Part 2 of the “How to Plan Successful Projects” series
There are many different kinds of Deliverable: product prototypes, software developments, documentation, training and so on. Which ones you need will depend on the nature of your Objectives.
In the first instalment in this series we discussed how to create a solid foundation for your project in terms of identifying objectives and using their costs and benefits to build an outline business case. The next step is to use those objectives to define project deliverables and refine the project costs.
Identify Deliverables from Objectives
The aim of this instalment is to help you to work out a list of tangible deliverables that between them fully and exactly meet the objectives. If you do not deliver all the objectives, your project will not be a full success. Conversely, if you deliver beyond the project’s objectives, you will push up cost without contributing to the project’s overall aims.
Combined, the deliverables will set the full scope of the project: if they do not exactly deliver the objectives, either the project will fall short of expectation or the costs will be too high.
Of course, if you identify potential further objectives during this stage, discuss them with the stake-holders – they may have been missed, or they may form a useful phase two.
Finally, cross-reference the deliverables back to the objectives to show exactly how each objective will be met – this will show the project team why they are doing things and will make it much easier to get their buy-in when the time comes. Tables along the following lines work well as a starting point:
|1. To increase sales revenue by 25% over the next three years without increasing costs|
|2. To improve customer satisfaction feedback from "OK" to "Great" in two years|
|3. etc., etc.|
|1. Revised sales process to remove existing bottlenecks and improve responsiveness||Contributes to Objective 1|
|2. New IT system to support revised sales process and reduce staff needed by 2||Contributes to Objective 2|
|3. Trained and reallocated saved staff-members to direct sales||Completes Objective 1|
|4. etc., etc.|
How to Define a Deliverable
This sounds pretty straightforward but poorly defined deliverables are one of the most common causes of issues that we come across. If you do not accurately define what you are going to deliver to your customer, your expectations will be different and you leave yourself open to all sorts of problems later on.
We have found that the key things to record for each deliverable are its Name (something unambiguous that you can refer to it by later on), its Description (telling you what it is) and its Acceptance Criteria (defining when it is “done”).
The name of each deliverable will form part of the common project vocabulary between you and the other stake-holders so it should be short, unambiguous and hold meaning in its own right. "New System" is ambiguous; "New IT system to help reduce sales overhead costs" is too long; "New Sales IT System" works well.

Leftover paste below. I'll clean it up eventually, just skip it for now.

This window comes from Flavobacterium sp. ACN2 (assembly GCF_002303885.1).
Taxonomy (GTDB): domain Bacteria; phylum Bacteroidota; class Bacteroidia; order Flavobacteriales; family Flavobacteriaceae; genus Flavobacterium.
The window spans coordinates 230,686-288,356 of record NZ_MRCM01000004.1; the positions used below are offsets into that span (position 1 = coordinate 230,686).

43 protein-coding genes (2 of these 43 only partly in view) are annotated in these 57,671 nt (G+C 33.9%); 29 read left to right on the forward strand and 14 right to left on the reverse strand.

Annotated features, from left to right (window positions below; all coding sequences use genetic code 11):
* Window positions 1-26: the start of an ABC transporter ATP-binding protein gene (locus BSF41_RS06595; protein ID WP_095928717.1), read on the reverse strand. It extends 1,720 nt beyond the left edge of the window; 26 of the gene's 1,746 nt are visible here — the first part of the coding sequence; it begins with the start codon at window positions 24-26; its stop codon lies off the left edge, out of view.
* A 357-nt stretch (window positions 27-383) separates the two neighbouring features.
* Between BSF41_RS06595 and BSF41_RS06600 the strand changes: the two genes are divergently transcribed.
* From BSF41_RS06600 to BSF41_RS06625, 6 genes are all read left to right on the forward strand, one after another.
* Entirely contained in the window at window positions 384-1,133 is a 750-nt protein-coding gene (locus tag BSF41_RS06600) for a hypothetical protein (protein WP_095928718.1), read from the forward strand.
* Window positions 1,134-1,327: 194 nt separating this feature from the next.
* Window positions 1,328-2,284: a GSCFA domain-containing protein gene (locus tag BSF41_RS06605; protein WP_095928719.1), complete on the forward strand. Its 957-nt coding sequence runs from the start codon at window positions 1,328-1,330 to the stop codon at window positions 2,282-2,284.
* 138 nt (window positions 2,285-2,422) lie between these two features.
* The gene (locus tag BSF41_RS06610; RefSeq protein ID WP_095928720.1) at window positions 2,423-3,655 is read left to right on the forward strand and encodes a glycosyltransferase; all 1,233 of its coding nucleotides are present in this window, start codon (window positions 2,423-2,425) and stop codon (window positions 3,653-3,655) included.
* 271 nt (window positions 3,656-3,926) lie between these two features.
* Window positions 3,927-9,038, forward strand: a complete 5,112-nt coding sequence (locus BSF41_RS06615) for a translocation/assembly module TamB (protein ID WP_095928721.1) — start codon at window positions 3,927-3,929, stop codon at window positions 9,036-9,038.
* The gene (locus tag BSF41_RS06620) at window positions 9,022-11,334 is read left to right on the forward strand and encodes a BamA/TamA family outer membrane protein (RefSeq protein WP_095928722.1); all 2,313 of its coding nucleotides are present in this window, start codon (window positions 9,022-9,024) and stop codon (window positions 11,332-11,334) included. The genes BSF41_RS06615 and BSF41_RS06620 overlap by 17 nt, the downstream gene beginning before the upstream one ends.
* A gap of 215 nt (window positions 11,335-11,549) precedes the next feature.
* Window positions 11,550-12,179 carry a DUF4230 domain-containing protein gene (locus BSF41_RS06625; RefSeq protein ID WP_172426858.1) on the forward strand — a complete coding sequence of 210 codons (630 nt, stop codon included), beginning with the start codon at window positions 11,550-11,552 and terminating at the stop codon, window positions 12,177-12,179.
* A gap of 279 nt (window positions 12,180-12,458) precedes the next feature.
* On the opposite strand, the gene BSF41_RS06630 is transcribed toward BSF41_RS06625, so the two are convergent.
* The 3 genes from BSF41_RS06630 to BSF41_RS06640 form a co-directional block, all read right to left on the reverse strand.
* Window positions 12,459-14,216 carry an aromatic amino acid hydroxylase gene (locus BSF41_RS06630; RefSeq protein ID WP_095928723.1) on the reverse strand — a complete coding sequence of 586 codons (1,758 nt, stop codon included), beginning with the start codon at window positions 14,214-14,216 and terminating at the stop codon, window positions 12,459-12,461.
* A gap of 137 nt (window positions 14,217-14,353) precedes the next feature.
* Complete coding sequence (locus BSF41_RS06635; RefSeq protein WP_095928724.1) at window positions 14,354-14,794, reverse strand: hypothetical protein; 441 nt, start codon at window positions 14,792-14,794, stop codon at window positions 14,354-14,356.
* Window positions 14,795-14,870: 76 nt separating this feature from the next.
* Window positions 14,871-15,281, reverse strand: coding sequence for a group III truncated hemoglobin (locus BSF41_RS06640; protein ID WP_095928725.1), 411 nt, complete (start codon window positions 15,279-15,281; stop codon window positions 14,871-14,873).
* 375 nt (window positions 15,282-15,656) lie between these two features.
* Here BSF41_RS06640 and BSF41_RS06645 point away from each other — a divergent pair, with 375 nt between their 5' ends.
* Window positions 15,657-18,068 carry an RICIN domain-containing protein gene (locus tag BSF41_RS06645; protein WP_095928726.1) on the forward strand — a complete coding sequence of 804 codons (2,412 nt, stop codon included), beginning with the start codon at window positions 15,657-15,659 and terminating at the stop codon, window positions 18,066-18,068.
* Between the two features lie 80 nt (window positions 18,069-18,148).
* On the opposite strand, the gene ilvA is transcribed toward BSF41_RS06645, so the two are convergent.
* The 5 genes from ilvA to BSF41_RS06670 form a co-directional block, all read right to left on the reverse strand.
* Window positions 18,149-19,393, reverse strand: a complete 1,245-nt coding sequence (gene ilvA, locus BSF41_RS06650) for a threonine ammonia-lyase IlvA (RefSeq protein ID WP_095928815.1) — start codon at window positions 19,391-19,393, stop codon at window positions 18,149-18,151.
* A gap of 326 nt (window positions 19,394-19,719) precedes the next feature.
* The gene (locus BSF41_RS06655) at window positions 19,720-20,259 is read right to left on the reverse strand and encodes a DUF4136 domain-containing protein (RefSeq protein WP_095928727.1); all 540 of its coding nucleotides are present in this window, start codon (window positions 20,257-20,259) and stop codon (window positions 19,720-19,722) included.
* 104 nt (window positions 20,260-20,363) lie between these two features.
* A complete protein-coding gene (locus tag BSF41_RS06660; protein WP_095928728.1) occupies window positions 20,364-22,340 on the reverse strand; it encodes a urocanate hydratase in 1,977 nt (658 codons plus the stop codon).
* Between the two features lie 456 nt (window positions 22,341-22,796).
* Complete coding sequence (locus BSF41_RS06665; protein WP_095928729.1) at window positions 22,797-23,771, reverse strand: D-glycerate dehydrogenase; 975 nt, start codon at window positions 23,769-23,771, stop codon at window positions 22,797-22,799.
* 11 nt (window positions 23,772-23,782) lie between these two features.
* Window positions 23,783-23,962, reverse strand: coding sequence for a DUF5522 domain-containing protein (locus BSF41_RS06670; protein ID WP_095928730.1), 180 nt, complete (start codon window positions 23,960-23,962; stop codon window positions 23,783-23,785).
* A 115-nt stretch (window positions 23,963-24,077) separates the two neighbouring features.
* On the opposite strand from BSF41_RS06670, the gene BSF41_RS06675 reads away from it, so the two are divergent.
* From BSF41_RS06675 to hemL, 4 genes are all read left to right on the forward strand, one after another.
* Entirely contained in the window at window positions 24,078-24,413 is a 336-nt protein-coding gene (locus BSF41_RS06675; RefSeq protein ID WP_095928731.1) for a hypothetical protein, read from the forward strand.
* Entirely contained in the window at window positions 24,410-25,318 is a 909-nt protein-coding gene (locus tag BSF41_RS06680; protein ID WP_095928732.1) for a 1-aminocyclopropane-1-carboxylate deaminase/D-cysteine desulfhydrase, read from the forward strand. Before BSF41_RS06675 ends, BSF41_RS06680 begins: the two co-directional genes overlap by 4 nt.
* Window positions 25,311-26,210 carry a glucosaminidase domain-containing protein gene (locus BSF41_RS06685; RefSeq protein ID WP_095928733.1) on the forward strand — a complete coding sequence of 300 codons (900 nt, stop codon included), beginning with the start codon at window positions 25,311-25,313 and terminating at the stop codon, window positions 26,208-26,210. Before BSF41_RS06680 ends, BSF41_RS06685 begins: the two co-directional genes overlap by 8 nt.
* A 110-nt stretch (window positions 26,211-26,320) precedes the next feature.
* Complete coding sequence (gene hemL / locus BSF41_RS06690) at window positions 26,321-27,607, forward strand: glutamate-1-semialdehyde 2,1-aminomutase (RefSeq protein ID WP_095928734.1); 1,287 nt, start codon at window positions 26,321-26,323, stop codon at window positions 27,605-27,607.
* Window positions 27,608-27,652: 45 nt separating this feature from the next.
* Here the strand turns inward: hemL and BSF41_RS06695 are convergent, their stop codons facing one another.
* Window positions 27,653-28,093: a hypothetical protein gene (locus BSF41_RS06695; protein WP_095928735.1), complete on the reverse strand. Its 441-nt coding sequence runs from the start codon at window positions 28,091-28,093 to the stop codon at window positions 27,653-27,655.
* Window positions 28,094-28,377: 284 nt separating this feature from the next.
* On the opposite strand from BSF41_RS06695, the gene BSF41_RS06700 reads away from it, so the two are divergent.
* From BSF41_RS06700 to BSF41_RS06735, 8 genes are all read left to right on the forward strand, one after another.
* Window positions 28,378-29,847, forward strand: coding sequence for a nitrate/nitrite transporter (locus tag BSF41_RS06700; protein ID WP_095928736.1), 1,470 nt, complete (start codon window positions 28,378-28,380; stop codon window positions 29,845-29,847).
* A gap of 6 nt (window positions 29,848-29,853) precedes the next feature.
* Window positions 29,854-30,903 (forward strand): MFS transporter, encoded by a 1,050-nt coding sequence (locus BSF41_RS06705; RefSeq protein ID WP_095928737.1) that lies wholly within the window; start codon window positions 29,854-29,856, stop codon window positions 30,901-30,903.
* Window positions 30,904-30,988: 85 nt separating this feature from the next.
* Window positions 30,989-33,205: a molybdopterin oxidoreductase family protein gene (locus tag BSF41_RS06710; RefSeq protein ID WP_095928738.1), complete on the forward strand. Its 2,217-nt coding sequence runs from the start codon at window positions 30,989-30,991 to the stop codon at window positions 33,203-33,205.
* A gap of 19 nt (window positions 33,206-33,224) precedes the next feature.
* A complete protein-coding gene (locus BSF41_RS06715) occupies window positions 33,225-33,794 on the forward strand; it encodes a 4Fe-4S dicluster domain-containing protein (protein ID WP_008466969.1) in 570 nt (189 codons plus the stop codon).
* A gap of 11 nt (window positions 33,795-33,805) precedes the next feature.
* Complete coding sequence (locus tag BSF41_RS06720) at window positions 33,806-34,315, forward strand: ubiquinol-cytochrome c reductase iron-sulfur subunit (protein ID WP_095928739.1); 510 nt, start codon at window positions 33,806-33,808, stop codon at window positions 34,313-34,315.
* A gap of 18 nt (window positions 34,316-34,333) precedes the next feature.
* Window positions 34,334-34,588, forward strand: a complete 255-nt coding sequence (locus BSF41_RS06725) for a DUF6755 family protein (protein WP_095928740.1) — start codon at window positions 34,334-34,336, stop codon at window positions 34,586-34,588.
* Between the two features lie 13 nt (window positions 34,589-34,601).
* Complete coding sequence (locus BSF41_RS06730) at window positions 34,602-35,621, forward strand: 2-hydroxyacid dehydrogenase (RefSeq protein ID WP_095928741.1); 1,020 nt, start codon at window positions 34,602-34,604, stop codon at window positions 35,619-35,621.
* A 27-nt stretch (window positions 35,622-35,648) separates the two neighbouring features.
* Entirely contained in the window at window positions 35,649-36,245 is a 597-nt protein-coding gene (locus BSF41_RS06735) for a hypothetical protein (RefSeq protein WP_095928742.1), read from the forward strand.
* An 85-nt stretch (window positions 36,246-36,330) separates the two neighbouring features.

You should be able to describe each deliverable in a single sentence or short paragraph. If you cannot, you are really thinking about a complex system and need to break it down into a number of smaller deliverables.
Examples of complex systems could include a new website (you would probably need to break this down into functional areas) or an office move (desking, other furniture, decoration, IT infrastructure and so on).
Perhaps the most often overlooked part of the project scope, yet possibly the most important, is the acceptance criteria. The acceptance criteria define how you will prove to your customer that you have delivered what you said you would.
Stating them at this stage of the project sets a concrete expectation between you and the customer and gives a solid foundation for the rest of the project – the suppliers know exactly what it is they need to supply, the testers can build detailed test plans and so on, all on the back of good acceptance criteria.
A good format for acceptance criteria is "GIVEN ... WHEN ... THEN...". For example, "GIVEN I am an authorised user, WHEN I try to log in THEN I am presented with a welcome message" or, for a higher level deliverable, "GIVEN I am a customer, WHEN I see XYZ item in the store THEN I am able to add it to my shopping cart".
This is not going to work for every single acceptance criteria but the large majority can be described in this way.
Watch the Detail!
When defining a deliverable and, in particular, its acceptance criteria, make sure you do not get dragged into too much detail.
Each deliverable should define what needs to be achieved but NOT how it should be achieved unless there is a very particular reason why something must be done in a certain way.
For instance, it is fine to say that a new office must have space for 500 people and that each person should have a certain minimum size or type of desk but it is usually not fine to say what the layout of the desks should be.
Similarly, it is fine to say that a website user must be able to access Customer Services’ details easily (even something like “within 2 clicks from any page” is OK) but it is not OK to specify where that link should be or what it should look like – the obvious exception is if you need to stick to corporate identity (“look and feel”) guidelines.
Too much detail restricts your options later on and will lead to multiple change requests that erode the customer’s confidence in you.